- I’ve written about Antonin Scalia’s role in the late 1970s and early 1980s as editor of Regulation magazine, and more references to his work there came up at several panels during the recent Federalist Society lawyers convention, all worth watching for their own sake: antitrust (with Judges Doug Ginsburg, Frank Easterbrook (mentioning Regulation at 16:00), et al.), administrative law (Eugene Scalia, same, at 4:25+), and statutory interpretation (Paul Clement, same, at 36:15); and see earlier on my question at the telecommunications panel;
- “Can States Forcibly Unionize Small Businesses?” [Ilya Shapiro and Frank Garrison on Cato certiorari petition in Jarvis v. Cuomo, building on Harris v. Quinn line of cases]
- High court will hear new cases on limits of personal jurisdiction [Bristol-Myers Squibb v. Superior Court, Tyrrell v. BNSF Railway Company, earlier on BNSF, and more from Michelle Stilwell, WLF on that case]
- SCOTUS hears oral argument in “Slants” derogatory trademark First Amendment case [Mark McDaniel and Meredith Bragg/Reason, Jacob Sullum, earlier]
- Court accepts case on patent venue that could threaten preferred forum-shopping supremacy of Eastern District of Texas [TC Heartland v. Kraft Foods Group, brief by 56 law and economics professors]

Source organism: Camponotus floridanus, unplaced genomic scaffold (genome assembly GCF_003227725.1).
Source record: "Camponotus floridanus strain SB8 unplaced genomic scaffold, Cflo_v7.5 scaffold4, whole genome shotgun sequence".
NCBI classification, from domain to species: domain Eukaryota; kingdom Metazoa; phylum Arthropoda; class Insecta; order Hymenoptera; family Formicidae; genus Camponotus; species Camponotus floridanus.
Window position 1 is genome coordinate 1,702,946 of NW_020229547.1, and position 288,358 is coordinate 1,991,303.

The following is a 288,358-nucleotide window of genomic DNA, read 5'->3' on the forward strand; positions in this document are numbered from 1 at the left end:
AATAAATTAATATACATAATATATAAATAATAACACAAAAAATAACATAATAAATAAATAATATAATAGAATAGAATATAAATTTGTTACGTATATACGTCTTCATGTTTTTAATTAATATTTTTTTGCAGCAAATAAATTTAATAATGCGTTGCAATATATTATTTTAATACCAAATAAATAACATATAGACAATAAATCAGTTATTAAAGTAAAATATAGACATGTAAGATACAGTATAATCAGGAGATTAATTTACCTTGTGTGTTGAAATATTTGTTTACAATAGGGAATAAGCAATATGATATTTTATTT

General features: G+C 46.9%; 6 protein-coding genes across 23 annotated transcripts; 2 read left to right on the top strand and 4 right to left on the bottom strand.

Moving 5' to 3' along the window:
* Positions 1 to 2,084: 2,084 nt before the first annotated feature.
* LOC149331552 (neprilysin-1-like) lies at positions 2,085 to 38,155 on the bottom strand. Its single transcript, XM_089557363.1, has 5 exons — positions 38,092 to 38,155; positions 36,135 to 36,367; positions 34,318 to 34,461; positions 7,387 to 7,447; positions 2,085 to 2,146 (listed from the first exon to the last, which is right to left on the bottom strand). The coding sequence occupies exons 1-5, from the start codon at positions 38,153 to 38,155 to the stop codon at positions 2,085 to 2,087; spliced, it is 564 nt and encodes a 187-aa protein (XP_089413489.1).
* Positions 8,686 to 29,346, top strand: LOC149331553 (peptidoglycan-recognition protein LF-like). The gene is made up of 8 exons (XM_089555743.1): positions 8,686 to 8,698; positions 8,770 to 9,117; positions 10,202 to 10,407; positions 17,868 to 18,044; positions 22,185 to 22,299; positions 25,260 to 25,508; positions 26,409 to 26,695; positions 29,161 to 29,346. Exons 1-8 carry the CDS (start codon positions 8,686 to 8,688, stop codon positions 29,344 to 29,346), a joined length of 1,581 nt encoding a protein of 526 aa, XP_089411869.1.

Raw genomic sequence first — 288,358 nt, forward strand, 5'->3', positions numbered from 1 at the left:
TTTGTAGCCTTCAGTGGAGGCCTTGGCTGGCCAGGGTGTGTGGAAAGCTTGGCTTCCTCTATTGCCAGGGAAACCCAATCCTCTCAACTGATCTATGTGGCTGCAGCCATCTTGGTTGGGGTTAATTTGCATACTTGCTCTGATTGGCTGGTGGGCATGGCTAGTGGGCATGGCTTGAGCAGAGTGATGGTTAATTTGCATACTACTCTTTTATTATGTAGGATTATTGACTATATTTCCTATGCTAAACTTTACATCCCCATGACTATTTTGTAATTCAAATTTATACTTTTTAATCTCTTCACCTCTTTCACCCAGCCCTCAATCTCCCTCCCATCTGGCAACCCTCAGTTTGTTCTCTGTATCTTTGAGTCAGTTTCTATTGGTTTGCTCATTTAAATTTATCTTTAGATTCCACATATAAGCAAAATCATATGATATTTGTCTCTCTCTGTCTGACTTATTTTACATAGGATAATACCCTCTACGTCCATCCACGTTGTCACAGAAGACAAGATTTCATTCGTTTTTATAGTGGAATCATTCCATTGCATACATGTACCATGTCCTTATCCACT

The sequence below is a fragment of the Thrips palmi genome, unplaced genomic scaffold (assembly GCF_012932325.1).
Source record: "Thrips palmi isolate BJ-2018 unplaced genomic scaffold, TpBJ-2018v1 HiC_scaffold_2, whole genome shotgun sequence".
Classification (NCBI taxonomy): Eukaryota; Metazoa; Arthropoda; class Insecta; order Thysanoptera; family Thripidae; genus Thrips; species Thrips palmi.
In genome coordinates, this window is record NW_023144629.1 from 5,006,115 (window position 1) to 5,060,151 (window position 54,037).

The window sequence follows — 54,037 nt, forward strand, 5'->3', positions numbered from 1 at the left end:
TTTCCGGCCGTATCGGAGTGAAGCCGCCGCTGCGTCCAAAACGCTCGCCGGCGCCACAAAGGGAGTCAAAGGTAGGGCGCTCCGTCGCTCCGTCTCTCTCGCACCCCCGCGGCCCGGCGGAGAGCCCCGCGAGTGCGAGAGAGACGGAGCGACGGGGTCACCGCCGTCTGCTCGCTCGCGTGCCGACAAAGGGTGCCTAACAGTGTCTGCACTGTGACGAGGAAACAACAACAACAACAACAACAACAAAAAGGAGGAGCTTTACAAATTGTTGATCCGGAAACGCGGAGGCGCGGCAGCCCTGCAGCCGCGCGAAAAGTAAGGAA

- Now taking senior status, Judge Diarmuid O’Scannlain has ranked among MVPs of federal bench in part through his skill at flagging error by his Ninth Circuit for high court review [Ethan Davis and Daniel Sullivan, National Review]
- How feckless for an editorial board to undermine institutional legitimacy of a key check on executive power, the Supreme Court, by spreading notion that some of its seats are “stolen” [New York Times]
- Eastern District of Tumbleweeds? High court asked to curtail forum shopping in patent suits [Washington Legal Foundation on TC Heartland LLC v. Kraft Foods Group Brands LLC, more on E.D. Tex.]
- Federal charges result in plea deal. State then charges defendant over same conduct. Ought to call it double jeopardy, even if that means overturning misguided “dual sovereignty” doctrine [Ilya Shapiro and Thomas Berry on cert petition in Walker v. Texas]
- “Justices Struggle With Cheerleader Uniform Case That Holds Big Implications For Fashion” [Daniel Fisher on Star Athletica v. Varsity Brands]
- More Federalist panels on Justice Scalia’s influence: showcase panel on his constitutional influence; federalism and separation of powers with Roger Pilon et al.; the impact of his writing style; criminal law and the Fourth Amendment; Heller, guns, and the Second Amendment;
- Appointments Clause makes one of few checks on unaccountable-by-design CFPB, Court should enforce it seriously [Ilya Shapiro on cert petition in Gordon v. CFPB]
Like a sports team getting to bet on its own game? “A well-known hedge-fund manager is taking a novel approach to making money: filing and publicizing patent challenges against pharmaceutical companies while also betting against their shares.” [WSJ; ten years ago on selling short, then suing] More: Bainbridge on an academic paper analyzing the effects when a litigant holds long or short positions in its opponent.